Negative Nonprofit Board Members: 3 Ways to Deal With Them
Not too long ago, I was discussing nonprofit board leadership with a colleague. This particular executive was someone who worked themselves up through the trenches. Because of it, they now found themselves leading a substantial nonprofit, but they also faced fear-based leadership — mainly caused by one negative board member. Unfortunately, this kind of leadership has permeated the sector for a long time, and it's one of the reasons why people have lost trust in nonprofits.
Because of the events that have transpired in 2020, nonprofits are suffering. What’s more, some nonprofit board members don’t understand how to get themselves out of the challenging fundraising situation. So, a few might make unreasonable demands on nonprofit executives, such as my colleague, when instead they should be thoughtfully trying to figure out a path forward. While my colleague knew what they were getting into because they had worked at the nonprofit, the fear at the board level brimmed during a recent board meeting, all promoted by one person.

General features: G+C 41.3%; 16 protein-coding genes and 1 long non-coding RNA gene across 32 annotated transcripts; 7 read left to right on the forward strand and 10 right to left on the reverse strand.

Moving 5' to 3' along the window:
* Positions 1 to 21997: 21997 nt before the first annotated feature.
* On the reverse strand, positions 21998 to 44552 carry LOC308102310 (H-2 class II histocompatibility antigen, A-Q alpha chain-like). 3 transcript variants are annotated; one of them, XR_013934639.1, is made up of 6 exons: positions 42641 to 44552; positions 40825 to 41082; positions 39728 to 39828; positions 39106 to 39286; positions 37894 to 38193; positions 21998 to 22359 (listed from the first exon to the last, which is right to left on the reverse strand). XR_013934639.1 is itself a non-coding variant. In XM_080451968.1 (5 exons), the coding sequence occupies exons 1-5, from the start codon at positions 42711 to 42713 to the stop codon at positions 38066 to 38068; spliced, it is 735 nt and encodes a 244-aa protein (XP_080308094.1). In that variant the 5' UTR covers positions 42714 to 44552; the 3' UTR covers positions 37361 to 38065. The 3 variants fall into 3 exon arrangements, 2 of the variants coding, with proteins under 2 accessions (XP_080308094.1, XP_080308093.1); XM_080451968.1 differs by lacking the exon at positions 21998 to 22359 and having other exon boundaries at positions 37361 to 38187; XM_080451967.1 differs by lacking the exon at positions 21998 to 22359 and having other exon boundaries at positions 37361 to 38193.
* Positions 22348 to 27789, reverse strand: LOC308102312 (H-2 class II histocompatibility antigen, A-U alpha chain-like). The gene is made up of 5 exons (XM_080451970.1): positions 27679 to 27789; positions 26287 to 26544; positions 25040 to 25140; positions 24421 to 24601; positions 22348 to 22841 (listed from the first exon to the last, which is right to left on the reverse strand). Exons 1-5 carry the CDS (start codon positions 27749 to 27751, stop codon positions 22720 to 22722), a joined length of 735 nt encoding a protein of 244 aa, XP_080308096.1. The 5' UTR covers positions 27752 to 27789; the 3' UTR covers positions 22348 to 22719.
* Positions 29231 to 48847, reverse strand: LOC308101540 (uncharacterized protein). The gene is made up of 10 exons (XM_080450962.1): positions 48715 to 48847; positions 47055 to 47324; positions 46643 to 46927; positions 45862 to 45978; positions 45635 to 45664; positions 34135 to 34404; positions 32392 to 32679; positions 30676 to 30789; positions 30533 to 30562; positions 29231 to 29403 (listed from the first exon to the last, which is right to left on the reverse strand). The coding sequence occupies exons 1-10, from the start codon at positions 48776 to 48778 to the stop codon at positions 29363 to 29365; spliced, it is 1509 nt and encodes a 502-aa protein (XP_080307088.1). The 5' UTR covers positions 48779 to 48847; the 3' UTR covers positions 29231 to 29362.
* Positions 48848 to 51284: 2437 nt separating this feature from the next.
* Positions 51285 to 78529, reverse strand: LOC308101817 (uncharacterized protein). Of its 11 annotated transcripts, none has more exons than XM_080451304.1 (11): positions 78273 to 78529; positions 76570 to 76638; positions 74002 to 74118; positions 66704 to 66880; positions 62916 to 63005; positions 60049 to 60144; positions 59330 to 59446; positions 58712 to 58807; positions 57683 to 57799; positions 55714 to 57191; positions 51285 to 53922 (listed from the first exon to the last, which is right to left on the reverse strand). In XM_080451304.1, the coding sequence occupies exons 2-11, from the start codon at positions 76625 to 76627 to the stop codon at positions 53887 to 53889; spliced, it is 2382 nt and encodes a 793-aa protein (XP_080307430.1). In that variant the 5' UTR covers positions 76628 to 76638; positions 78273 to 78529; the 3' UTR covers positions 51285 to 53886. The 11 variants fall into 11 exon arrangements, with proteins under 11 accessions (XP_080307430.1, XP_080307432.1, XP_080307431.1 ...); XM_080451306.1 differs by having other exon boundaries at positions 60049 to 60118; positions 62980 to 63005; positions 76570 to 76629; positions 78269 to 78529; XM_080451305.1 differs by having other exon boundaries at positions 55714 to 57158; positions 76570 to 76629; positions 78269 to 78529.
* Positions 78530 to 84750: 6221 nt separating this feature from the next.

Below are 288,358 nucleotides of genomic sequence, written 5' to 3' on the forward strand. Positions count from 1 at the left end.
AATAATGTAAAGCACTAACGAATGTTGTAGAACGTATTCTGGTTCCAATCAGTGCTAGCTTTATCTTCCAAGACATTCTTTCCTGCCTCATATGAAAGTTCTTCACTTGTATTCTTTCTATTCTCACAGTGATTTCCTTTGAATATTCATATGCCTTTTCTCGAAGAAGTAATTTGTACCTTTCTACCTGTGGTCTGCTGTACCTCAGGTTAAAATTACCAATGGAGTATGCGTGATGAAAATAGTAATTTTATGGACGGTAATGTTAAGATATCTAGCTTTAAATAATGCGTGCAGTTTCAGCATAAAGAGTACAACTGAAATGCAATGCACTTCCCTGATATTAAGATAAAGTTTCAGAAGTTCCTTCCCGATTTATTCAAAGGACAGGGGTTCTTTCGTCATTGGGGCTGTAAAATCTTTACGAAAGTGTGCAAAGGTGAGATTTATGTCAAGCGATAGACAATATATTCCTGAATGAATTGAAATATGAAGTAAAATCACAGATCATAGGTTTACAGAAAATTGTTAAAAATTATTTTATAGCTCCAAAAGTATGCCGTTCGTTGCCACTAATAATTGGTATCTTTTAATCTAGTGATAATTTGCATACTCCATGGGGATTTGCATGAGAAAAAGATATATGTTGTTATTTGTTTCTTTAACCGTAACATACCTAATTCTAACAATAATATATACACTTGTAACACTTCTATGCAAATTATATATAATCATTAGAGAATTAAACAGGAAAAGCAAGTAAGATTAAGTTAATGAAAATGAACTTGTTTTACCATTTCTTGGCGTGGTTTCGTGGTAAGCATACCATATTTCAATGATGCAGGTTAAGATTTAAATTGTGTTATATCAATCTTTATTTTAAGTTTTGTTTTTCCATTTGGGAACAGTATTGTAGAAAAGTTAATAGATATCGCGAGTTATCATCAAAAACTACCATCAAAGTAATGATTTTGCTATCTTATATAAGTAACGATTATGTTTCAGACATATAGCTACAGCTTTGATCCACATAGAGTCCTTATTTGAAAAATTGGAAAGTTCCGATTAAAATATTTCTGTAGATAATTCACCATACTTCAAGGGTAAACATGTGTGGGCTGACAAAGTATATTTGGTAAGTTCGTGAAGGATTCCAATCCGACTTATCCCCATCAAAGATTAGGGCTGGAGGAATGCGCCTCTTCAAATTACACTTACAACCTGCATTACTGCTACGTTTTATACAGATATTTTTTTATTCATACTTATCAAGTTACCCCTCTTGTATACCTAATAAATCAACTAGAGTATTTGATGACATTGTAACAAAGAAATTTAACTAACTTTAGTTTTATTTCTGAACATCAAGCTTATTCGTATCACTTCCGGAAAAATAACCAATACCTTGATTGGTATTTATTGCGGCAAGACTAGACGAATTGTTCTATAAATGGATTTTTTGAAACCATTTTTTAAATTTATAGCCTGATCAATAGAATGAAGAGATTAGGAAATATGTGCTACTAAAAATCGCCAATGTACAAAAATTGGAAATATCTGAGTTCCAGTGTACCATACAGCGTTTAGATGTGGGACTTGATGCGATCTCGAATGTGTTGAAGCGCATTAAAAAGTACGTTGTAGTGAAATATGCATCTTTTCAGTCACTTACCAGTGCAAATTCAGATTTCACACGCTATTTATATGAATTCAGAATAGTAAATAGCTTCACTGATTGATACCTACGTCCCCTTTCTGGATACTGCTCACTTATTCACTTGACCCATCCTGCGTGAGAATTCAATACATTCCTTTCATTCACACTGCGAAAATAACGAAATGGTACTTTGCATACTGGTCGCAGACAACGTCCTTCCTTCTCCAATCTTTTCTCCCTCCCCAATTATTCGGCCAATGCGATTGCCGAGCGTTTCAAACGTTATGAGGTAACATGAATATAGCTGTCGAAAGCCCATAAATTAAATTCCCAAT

Sure, there’s good reason to be uncertain in the current environment. However, all nonprofit leaders have to get a handle on the situation and move forward — positively. My company surveyed thousands of nonprofit groups recently, and here’s what we found:
- 83% of nonprofits canceled fundraising
- 78% of organizations did not see themselves recovering in the second half of 2020
Thus, on top of the stresses of trying to recover, my colleague, and others I'm sure, have to deal with a negative board member or two who could cause havoc. The reality is that this is an unprecedented moment for nonprofits. And because of it, all boards of directors have to support their executives now more than ever. But if you happen to be an executive director, how do you deal with the stress due to what's happened, plus a negative board member making things even more complicated? The following are three suggestions.
1. The most important thing to remember is that someone else's negativity does not have to affect your life residually. You have control over how you choose to let them affect you — or not.